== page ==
Chris Kridler's Sky Diary: storm chasing, photography and rainy-day tales

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Tempest Tours storm chasing adventures

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storm gallery: May 5, 2009

May 5, 2009: My initial target was somewhere between Abilene and Seymour, Texas, where the dryline push and warm front were likely to intersect and where upper-level winds would enhance storms. I would refine that forecast on the road. I left Amarillo in the mist and cold and, after a data stop in Childress, I dropped south. Share

Click on the thumbnails to see a larger image, or view these photos as a gallery. From the gallery pages, click the "up" arrow to return to this index.

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I found the Cloud 9 Tours group in Aspermont, so I goofed around with them for a while as I kept an eye on the clearing satellite picture. Some took advantage of a Dairy Queen break. John Guyton drives one of the tour's vehicles.
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Charles Edwards tries to get his live streaming video working. Mike Theiss takes a sip. The camera catches George Kourounis.
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I left the Cloud 9 folks because I wanted to get a little southeast, where the forecast suggested storms might fire, and near the field of cumulus clouds near the warm front. This is east of Anson. At first, they weren't much to look at. Soon, the clouds starting percolating in the afternoon heat and began to form a nascent storm, here seen from a picnic area that overlooks Hubbard Creek Reservoir, west of Breckenridge. The towering cumulus evolves.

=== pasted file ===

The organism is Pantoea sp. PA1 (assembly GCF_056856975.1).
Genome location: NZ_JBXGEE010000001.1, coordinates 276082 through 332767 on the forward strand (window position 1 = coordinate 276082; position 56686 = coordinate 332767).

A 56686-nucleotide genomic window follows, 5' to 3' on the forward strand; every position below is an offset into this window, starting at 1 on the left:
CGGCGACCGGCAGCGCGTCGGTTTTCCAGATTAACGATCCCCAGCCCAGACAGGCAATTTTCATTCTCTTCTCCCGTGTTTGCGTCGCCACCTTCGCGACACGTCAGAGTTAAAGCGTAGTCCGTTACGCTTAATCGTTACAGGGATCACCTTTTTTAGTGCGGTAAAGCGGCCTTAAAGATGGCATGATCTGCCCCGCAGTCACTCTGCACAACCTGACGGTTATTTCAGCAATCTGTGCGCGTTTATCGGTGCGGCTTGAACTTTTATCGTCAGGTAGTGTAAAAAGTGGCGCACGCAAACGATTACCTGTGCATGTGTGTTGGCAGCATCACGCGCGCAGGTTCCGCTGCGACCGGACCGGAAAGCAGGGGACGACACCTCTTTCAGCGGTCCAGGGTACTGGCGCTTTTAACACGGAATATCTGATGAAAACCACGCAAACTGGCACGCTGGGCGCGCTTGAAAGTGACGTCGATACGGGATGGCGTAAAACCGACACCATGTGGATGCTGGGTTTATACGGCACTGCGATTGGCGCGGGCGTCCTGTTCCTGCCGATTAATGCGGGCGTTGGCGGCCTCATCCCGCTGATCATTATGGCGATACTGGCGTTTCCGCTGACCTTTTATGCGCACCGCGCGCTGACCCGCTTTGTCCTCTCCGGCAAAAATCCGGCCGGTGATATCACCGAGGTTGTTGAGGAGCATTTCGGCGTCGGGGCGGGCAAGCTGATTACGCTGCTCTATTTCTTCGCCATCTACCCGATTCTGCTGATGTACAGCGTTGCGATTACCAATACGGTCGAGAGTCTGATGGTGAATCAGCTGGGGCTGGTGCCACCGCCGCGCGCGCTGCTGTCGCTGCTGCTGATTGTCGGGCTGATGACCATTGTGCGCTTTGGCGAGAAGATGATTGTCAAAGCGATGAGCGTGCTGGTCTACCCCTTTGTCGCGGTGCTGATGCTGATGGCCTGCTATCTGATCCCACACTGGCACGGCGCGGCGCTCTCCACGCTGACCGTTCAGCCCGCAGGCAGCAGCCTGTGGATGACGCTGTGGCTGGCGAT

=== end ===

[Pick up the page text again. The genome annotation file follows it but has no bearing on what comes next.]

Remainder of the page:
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The budding storm began to develop an inflow feature (right). The cell gets organized. The cell's inflow became stronger as it moved east.
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From Breckenridge, the tower looked solid. At this time, I began to see massive chaser caravans. Here's a view of the base, as seen from Breckenridge. The storm became elongated as it moved east of town.
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Though the storm became disorganized, the towers at its southwest end began building and dominating. This is just east of Breckenridge. I ran into the Cloud 9 group again. We were among dozens of chasers (at least) who were following the storm. The storm gained strength; note two inflow tails (at left).
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I repositioned and got a nice view of a wall cloud forming. It began rotating as small hail began falling around me. Here's a closeup of the area of rotation. It didn't quite do it, and I headed east to get out of the hail, as did Cloud 9 and many others. Driving through the hail was stressful, but I stayed ahead of the bigger stones, despite a lot of banging on the car. The reward: this beautiful rotating wall cloud crossing Interstate 20 at Route 16.
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Here's a closeup of the storm's base. The rotation made it seem likely a tornado was imminent. I was with Cloud 9 again, and we decided to hop east to try to get ahead of it so we could see it if it put down a tornado. What we weren't counting on was the hail.
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The National Weather Service cited a preliminary storm report of grapefruit-size hail - 5 inches across - with this storm, just north of our location, and it was moving southeast. I bailed and took shelter, but I missed the worst of the core. A baseball-size stone cracked John Guyton's windshield. Meanwhile, I got a few shots of the retreating storm and the rising moon. Here's another shot of the weakening storm as it moved southeast, with the moon shining above.

2009 reports and photos

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